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Charles River

The Charles River Initiative

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Clean Charles River Initiative

Chart: Reduction of Combined Sewer Overflow Discharges to Charles River (1988-2013)View a larger version of image.
The controls MWRA implemented resulted in a dramatic reduction of CSO discharges to the lower Charles River. Reductions went from over 1.7 billion gallons per year prior to 1988, down to approximately 20 million gallons (MG) in 2014. Discharges are projected to drop to 6.88 MG in the next few years, and over 90% of those discharges will be treated at the Cottage Farm facility. This represents an approximately 99% decrease in CSO discharges to the Lower Charles River since 1988.

In 1995, EPA launched an ambitious effort make the Charles River both fishable and swimmable. Thanks to partners in numerous federal, state and local agencies as well as nonprofit groups, private institutions and citizens, the Clean Charles River Initiative has improved water quality in the river.

Using sound science, cutting-edge technologies and strong targeted enforcement, EPA and its partners have determined the causes of pollution and poor water quality in the River.

Since 1995, municipalities and the Massachusetts Water Resources Authority (MWRA) have made remarkable strides to improve water quality by reducing illicit sewage discharges to storm drain systems and Combined Sewer Overflows (CSOs), respectively.

The municipalities of the lower Charles River (including: Boston, Cambridge , Newton, Brookline Watertown and Waltham) have reduced sewage-contaminated stormwater flows through illicit storm drain connections. That effort has eliminated in excess of 48,000 gallons of sewage contaminated stormwater flowing into the River per day since 2004. This is in addition to the more than one million gallons per day of sewage contaminated stormwater that has been eliminated from municipal storm drain systems from Watertown to Boston harbor, an effort that began with the launch of the Charles cleanup effort in 1995.

Sewage discharges from CSOs to the river declined significantly as a result of the 2005 settlement between EPA and the MWRA. As a result of various CSO projects throughout the lower Charles (in many cases, eliminating CSOs entirely, MWRA has reduced CSO discharges by an impressive 99.5%).

We have made significant progress targeting bacterial sources of pollution in The River. But, there continue to be problems with excessive amounts of nutrients entering the river, especially phosphorus. See the Environmental Challenges for updated overview of these latest challenges.

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Sound Science on the Charles River

The improvements in water quality on the Charles River are a direct result of sound science. EPA, U.S. Department of Interior Exit, U.S. Geological Survey Exit, Mass DEP Exit, Charles River Watershed Association Exit, Rocky Mountain Institute Exitand New England Interstate Water Pollution Control Commission Exithave conducted studies and produced reports analyzing the River.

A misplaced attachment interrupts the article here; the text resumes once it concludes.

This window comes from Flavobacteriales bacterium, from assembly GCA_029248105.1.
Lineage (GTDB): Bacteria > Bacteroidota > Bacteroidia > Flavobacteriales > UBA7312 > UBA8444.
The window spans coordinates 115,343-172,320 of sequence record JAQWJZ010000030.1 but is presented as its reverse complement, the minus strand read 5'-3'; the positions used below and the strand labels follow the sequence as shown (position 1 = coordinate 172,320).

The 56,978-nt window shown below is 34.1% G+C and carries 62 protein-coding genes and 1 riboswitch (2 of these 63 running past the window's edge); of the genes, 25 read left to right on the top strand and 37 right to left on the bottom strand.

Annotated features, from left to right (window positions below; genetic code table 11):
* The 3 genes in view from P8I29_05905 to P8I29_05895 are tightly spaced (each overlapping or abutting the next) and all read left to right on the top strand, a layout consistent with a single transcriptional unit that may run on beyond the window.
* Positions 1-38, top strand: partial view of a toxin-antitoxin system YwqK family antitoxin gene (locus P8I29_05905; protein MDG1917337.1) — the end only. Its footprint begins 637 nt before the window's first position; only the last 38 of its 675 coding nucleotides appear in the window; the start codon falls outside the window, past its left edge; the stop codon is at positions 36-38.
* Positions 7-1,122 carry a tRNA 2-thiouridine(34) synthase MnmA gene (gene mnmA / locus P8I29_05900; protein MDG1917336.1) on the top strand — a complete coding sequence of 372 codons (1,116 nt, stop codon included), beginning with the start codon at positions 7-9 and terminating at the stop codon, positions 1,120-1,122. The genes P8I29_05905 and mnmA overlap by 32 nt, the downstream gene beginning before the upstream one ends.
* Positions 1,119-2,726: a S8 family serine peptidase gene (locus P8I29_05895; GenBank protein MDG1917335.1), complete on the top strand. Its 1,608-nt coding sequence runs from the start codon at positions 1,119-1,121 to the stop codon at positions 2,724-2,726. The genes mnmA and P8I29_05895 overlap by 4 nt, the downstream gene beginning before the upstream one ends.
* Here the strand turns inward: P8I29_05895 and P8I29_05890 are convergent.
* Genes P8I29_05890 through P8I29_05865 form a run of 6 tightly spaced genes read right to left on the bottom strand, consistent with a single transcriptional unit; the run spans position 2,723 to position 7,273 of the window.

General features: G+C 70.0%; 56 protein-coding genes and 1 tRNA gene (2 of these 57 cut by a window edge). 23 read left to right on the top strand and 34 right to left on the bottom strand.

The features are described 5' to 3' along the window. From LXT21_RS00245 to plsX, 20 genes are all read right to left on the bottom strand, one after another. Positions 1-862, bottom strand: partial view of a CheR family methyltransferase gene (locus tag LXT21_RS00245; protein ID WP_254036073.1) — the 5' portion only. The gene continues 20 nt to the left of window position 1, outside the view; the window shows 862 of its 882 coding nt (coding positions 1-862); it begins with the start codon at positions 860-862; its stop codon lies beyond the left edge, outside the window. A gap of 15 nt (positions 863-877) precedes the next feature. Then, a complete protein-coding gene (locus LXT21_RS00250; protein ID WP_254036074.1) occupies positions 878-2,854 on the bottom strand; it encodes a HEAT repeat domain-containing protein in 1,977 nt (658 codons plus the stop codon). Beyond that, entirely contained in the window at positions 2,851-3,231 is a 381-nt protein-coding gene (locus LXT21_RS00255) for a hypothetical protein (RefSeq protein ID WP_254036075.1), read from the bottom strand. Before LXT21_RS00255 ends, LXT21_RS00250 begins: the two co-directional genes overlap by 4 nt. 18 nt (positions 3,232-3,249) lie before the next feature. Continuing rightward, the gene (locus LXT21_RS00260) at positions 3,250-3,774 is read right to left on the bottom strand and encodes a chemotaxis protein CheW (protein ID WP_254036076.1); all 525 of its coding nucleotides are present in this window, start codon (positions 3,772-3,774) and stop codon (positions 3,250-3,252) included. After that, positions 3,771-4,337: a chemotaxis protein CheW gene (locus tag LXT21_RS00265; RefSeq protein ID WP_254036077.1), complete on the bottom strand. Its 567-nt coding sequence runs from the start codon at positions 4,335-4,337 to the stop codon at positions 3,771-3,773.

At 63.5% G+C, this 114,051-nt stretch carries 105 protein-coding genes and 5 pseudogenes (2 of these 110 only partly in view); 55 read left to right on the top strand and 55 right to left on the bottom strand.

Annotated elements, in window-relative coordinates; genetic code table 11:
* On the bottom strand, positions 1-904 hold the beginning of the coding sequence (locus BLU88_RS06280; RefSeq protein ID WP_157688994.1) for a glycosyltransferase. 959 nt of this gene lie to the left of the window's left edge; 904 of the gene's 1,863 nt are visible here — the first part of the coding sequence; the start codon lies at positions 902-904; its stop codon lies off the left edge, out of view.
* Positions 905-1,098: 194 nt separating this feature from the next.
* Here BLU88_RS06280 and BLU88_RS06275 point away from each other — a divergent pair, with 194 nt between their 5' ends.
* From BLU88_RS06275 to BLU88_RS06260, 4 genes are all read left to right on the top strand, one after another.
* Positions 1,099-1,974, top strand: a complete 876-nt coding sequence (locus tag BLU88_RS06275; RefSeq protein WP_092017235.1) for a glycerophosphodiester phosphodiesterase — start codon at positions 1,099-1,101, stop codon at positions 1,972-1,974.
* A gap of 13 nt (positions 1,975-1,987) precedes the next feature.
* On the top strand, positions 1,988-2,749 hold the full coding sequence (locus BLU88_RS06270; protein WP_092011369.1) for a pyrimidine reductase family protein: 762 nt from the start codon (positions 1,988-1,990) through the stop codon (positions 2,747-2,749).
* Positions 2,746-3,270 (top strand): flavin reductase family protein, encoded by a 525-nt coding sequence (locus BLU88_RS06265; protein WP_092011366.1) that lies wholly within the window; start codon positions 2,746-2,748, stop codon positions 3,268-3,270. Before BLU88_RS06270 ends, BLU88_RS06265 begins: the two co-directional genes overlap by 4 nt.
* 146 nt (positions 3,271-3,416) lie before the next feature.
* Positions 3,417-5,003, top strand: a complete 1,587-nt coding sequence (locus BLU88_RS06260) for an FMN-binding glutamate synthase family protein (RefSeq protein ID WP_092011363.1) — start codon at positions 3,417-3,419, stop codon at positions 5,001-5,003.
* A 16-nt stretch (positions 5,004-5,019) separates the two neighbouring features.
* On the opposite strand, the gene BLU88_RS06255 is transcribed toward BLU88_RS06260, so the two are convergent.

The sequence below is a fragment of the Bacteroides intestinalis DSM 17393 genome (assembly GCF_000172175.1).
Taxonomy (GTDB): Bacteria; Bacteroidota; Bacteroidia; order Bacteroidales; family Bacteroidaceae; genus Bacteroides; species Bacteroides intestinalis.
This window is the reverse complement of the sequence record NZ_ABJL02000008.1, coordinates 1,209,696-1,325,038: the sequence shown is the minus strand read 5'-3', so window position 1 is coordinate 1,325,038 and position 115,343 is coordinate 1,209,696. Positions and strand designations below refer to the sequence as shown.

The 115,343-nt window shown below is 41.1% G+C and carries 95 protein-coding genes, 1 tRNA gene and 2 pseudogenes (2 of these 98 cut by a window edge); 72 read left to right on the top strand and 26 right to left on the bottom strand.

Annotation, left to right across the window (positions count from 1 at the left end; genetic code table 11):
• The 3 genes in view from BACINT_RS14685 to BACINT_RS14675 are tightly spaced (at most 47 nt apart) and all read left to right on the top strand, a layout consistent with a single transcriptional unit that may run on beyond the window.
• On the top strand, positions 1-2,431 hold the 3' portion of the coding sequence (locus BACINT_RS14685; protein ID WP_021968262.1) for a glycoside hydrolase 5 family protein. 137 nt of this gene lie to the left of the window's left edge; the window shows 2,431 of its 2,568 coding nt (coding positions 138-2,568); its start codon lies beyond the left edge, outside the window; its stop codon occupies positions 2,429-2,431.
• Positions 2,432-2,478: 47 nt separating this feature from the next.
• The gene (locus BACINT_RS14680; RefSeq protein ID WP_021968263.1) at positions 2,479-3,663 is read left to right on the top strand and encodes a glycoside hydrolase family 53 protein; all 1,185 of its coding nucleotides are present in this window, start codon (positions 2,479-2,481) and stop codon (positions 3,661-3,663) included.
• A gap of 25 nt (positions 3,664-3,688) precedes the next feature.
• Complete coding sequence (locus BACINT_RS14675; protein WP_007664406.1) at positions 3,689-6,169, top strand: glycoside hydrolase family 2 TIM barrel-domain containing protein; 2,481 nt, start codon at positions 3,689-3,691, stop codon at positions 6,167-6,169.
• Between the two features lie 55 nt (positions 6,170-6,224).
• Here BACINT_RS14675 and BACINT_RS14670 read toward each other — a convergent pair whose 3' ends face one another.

Please see Reports and Links for a more complete view of reports on the Charles River.


Today we have a river that is safe for recreational boating virtually all of the time, and safe for swimming 70% of the time. It is a river that is now a resource for an active wind surfing community, an annual swim race and catch and release fishing. Indeed, we are much closer to the original goals of making the Charles both fishable and swimmable.

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Swimmers on the Charles River
Swimmers on the Charles River

Annual Report Cards

EPA uses the Charles River Report Card to measure and evaluate progress towards meeting the State of Massachusetts bacterial water quality standards for swimming and boating.

Agency scientists evaluate water quality data collected by the Charles River Watershed Association at ten locations in the lower Charles River. EPA then determines how often these samples meet Massachusetts water quality standards for swimming and boating to evaluate our progress towards the overall project goals.

Charles River Report Cards
Based on State Bacterial Standards
Year Overall Grade % Meets Standards % Meets Standards in Dry Weather Conditions % Meets Standards in Wet Weather Conditions
  Boating Swimming Boating Swimming Boating Swimming
2018 B 92 53 94 66 91 47
2017 A- 95 72 96 89 95 64
2016 B 86 55 98 61 80 53
2015 B+ 95 69 98 86 93 60
2014 B+ 91 65 100 86 86 53
2013 A- 96 70 97 84 95 63
2012 B+ 87 67 99 93 81 53
2011 B 82 54 96 89 74 35
2010 B+ 86 66 94 86 82 54
2009 B+ 93 62 92 69 94 58
2008 B+ 95 48 91 58 92 42
2007 B++ 100 63 100 84 100 50
2006 B+ 90 62 100 80 84 51
2005 B+ 97 50 97 59 96 32
2004 B+ 96 54 94 68 97 62
2003 B- 85 46 91 56 81 41
2002 B 91 39 100 71 86 21
2001 B 82 54 97 80 74 40
2000 B 92 59 94 82 91 46
1999 B- 90 65 100 71 85 62
1998 C+ 83 51 98 85 74 31
1997 C 70 34 87 56 61 22
1996 C- 57 21 94 40 45 15
1995 D 39 19        
The grade is based on a comparison with previous years and general trends. Given that the grades are based on a limited set of data, some annual fluctuations depending on weather are expected. Figures represent the percentage of time that state bacterial standards are met.

Press Releases

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